Now, as a Rule 5 selection in the major league phase, Nieto would have to stay on the 25-man roster the entire season or be offered back to the Washington Nationals for $25,000. Since he has never played above High-A, the odds of him making the team out of spring training are quite slim. The White Sox are incredibly thin at the catcher position, though, so the move makes sense given the cost.
Trading for Adam Eaton
He is young, hits left-handed and has tremendous speed. Yes, his range is suspect, and he does not have the strongest arm, but his potential at the plate and on the basepaths is very intriguing.
In the minor leagues, Eaton has a career .450 on-base percentage, 106 stolen bases and 281 runs scored in 345 games. At the major league level, he has only hit .254 but has scored 59 runs in only 88 games.
Getting another center fielder had to be on Hahn’s list of things that needed to be accomplished. First off, Alejandro De Aza is running out of arbitration years and is clearly not part of the team’s future. If he was, Hahn would have already signed him to a multi-year contract.
Furthermore, De Aza cost the White Sox more games than he won. Not only did he finish the season with a -0.3 WAR, but he also made a maddening amount of mental mistakes in the field. Missing cutoff men and throwing to the wrong base are not plays that end up on a stat sheet, but they are plays that prevent your team from winning.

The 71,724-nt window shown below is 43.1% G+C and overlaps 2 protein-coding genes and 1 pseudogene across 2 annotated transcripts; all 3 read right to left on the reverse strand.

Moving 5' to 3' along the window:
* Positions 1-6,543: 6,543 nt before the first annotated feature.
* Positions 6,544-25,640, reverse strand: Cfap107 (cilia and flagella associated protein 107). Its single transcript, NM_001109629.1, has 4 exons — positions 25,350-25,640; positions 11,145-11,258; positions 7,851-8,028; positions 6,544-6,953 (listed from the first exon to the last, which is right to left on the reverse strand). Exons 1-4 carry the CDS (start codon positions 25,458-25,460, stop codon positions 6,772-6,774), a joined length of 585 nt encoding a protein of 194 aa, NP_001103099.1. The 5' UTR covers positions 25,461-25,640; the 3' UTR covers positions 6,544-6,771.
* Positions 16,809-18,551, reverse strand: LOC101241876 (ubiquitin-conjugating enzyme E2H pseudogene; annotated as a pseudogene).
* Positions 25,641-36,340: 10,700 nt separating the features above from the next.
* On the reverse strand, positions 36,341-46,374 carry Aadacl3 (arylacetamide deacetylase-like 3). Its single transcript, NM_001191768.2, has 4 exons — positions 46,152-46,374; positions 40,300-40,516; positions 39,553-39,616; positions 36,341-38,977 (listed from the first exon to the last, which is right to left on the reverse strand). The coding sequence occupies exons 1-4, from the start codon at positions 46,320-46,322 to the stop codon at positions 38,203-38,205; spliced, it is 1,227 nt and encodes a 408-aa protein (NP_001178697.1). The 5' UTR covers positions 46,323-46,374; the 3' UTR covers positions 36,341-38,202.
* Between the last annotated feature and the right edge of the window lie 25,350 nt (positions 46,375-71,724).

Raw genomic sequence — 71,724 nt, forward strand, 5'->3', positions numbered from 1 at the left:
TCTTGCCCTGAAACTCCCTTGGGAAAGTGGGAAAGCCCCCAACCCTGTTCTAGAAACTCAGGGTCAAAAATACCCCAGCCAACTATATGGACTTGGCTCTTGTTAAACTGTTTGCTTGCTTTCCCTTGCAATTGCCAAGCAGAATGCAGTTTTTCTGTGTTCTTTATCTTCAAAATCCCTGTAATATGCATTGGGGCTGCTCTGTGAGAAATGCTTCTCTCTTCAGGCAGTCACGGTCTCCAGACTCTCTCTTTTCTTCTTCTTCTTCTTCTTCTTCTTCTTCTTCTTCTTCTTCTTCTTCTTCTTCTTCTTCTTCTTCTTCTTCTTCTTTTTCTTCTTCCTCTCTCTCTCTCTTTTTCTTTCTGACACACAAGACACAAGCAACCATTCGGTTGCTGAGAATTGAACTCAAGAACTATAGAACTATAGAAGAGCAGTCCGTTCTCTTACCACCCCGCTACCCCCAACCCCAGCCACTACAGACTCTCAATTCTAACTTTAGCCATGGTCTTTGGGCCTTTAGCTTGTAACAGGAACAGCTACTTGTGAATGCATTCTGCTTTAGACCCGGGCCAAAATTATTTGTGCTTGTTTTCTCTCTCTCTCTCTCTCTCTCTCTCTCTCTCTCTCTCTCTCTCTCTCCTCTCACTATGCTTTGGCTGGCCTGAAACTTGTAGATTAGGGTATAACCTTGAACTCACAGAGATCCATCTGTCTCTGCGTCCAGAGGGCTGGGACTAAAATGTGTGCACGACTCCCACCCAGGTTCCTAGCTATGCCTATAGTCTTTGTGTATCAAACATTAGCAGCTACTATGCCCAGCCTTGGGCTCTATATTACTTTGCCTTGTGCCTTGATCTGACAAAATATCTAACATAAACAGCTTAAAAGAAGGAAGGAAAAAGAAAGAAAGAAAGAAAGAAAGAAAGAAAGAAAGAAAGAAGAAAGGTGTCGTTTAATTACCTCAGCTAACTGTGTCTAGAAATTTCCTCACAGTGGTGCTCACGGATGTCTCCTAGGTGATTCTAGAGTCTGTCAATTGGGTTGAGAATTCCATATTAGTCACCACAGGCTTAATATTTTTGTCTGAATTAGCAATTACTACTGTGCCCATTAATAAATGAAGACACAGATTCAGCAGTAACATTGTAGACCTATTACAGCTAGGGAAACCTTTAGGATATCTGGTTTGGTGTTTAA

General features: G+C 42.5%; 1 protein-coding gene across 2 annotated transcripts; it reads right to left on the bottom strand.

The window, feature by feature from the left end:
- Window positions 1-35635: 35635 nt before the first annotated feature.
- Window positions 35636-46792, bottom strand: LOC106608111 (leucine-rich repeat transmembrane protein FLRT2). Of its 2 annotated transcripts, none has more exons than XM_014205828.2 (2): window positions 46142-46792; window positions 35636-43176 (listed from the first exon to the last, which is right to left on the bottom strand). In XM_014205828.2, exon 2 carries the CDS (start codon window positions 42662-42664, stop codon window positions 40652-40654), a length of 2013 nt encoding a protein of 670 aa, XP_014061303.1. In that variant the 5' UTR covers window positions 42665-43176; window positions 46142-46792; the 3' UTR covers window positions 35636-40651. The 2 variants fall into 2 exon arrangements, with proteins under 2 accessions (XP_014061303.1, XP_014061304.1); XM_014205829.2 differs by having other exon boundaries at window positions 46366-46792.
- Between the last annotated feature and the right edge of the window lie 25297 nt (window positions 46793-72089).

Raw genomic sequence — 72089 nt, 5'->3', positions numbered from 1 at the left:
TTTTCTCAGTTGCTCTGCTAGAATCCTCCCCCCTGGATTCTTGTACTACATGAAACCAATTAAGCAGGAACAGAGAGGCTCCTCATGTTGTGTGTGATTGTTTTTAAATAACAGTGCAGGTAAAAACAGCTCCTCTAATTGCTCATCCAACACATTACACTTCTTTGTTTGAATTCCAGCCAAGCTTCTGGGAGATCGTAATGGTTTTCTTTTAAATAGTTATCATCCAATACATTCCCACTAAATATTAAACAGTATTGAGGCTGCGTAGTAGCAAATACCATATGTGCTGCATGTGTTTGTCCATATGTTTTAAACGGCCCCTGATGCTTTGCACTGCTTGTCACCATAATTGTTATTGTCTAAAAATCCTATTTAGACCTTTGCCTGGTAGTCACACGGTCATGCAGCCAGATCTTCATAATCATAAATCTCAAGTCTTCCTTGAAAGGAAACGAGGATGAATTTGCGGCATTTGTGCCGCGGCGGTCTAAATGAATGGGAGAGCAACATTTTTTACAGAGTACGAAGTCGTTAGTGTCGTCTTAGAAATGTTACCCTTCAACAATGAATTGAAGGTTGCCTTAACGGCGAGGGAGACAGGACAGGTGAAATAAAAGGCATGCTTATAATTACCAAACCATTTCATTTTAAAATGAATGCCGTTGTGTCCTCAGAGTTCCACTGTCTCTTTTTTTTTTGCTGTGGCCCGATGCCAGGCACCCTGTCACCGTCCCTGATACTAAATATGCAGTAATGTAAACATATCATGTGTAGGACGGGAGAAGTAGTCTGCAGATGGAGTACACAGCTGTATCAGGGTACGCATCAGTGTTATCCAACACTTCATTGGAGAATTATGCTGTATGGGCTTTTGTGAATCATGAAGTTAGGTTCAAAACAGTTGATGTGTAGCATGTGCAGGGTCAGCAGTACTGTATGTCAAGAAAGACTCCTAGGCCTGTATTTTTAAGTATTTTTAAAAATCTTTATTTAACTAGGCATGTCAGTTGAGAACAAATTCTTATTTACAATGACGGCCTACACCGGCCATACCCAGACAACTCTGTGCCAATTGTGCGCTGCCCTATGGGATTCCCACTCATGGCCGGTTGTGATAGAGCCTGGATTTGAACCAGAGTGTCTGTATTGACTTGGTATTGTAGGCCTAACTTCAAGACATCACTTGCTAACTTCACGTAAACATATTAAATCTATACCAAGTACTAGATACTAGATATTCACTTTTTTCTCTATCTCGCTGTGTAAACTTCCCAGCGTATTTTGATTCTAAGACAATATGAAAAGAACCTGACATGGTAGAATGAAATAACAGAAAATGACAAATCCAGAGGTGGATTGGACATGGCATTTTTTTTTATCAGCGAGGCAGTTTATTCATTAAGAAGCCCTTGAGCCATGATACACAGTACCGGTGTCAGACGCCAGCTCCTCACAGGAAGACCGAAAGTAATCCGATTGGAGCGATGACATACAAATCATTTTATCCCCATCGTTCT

Sure, Eaton could end up failing in every way. That is, after all, the recent track record for White Sox free-agent signings (think Jeff Keppinger and Adam Dunn), but it’s highly unlikely. He was brought in to get on base and be smart about it, which is not an unrealistic expectation.
Signing Jose Abreu
Giving international free agent Jose Abreu a six-year, $68 million contract was the best move Hahn has made thus far. I write that knowing full well that the man has never swung a baseball bat in a MLB game.
There are numerous reasons to be optimistic.
Fan Graphs' Dan Farnsworth did a detailed breakdown of Abreu’s swing and came away impressed. He stated that his swing is “in the same class as (Miguel) Cabrera and (Buster) Posey“ and is “superior to (Yoenis) Cespedes.”
Those are some strong words. That's not all, though.
Eno Sarris of Fan Graphs tweeted after Abreu’s signing that the translation model which Baseball Prospectus co-founder Clay Davenport put together has Abreu finishing the 2014 season with a .321 batting average and an astonishing 1.106 OPS.
Will that happen? Nobody can know for sure, but outbidding multiple teams for the slugger’s services could be Hahn’s masterstroke.
Grade: What’s higher than an A?